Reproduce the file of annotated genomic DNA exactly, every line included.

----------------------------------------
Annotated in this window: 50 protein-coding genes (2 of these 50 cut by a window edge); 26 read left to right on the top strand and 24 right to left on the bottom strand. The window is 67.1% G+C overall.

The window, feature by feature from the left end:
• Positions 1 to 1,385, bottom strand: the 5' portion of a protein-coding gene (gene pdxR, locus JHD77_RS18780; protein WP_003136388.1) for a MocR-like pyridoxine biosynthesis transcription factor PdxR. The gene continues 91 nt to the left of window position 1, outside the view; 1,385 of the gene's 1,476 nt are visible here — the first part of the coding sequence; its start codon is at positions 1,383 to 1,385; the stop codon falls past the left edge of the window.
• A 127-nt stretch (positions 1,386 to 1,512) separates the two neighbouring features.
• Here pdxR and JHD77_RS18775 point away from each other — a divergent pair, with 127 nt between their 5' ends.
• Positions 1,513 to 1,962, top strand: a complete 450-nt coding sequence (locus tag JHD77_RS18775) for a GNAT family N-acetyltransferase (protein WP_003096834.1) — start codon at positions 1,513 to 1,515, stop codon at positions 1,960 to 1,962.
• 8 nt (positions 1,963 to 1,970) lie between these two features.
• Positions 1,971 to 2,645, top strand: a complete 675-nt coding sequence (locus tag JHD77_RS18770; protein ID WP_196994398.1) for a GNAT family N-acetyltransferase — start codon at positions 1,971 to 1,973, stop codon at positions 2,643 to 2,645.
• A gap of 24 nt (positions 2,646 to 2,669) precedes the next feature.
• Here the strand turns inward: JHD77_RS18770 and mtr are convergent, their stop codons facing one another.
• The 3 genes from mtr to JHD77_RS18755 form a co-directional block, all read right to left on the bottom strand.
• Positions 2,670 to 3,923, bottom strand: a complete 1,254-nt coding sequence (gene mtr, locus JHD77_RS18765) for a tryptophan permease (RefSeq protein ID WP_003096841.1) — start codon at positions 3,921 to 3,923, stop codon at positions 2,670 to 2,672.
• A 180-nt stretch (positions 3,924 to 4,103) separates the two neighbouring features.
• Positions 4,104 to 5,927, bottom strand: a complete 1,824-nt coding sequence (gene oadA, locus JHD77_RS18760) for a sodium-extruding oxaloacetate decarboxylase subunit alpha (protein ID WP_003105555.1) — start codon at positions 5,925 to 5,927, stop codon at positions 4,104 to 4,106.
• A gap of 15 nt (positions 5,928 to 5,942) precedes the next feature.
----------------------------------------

Annotated in this window: 50 protein-coding genes (2 of these 50 cut by a window edge); 26 read left to right on the top strand and 24 right to left on the bottom strand. The window is 67.1% G+C overall.

The window, feature by feature from the left end:
• Positions 1 to 1,385, bottom strand: the 5' portion of a protein-coding gene (gene pdxR, locus JHD77_RS18780; protein WP_003136388.1) for a MocR-like pyridoxine biosynthesis transcription factor PdxR. The gene continues 91 nt to the left of window position 1, outside the view; 1,385 of the gene's 1,476 nt are visible here — the first part of the coding sequence; its start codon is at positions 1,383 to 1,385; the stop codon falls past the left edge of the window.
• A 127-nt stretch (positions 1,386 to 1,512) separates the two neighbouring features.
• Here pdxR and JHD77_RS18775 point away from each other — a divergent pair, with 127 nt between their 5' ends.
• Positions 1,513 to 1,962, top strand: a complete 450-nt coding sequence (locus tag JHD77_RS18775) for a GNAT family N-acetyltransferase (protein WP_003096834.1) — start codon at positions 1,513 to 1,515, stop codon at positions 1,960 to 1,962.
• 8 nt (positions 1,963 to 1,970) lie between these two features.
• Positions 1,971 to 2,645, top strand: a complete 675-nt coding sequence (locus tag JHD77_RS18770; protein ID WP_196994398.1) for a GNAT family N-acetyltransferase — start codon at positions 1,971 to 1,973, stop codon at positions 2,643 to 2,645.
• A gap of 24 nt (positions 2,646 to 2,669) precedes the next feature.
• Here the strand turns inward: JHD77_RS18770 and mtr are convergent, their stop codons facing one another.
• The 3 genes from mtr to JHD77_RS18755 form a co-directional block, all read right to left on the bottom strand.
• Positions 2,670 to 3,923, bottom strand: a complete 1,254-nt coding sequence (gene mtr, locus JHD77_RS18765) for a tryptophan permease (RefSeq protein ID WP_003096841.1) — start codon at positions 3,921 to 3,923, stop codon at positions 2,670 to 2,672.
• A 180-nt stretch (positions 3,924 to 4,103) separates the two neighbouring features.
• Positions 4,104 to 5,927, bottom strand: a complete 1,824-nt coding sequence (gene oadA, locus JHD77_RS18760) for a sodium-extruding oxaloacetate decarboxylase subunit alpha (protein ID WP_003105555.1) — start codon at positions 5,925 to 5,927, stop codon at positions 4,104 to 4,106.
• A gap of 15 nt (positions 5,928 to 5,942) precedes the next feature.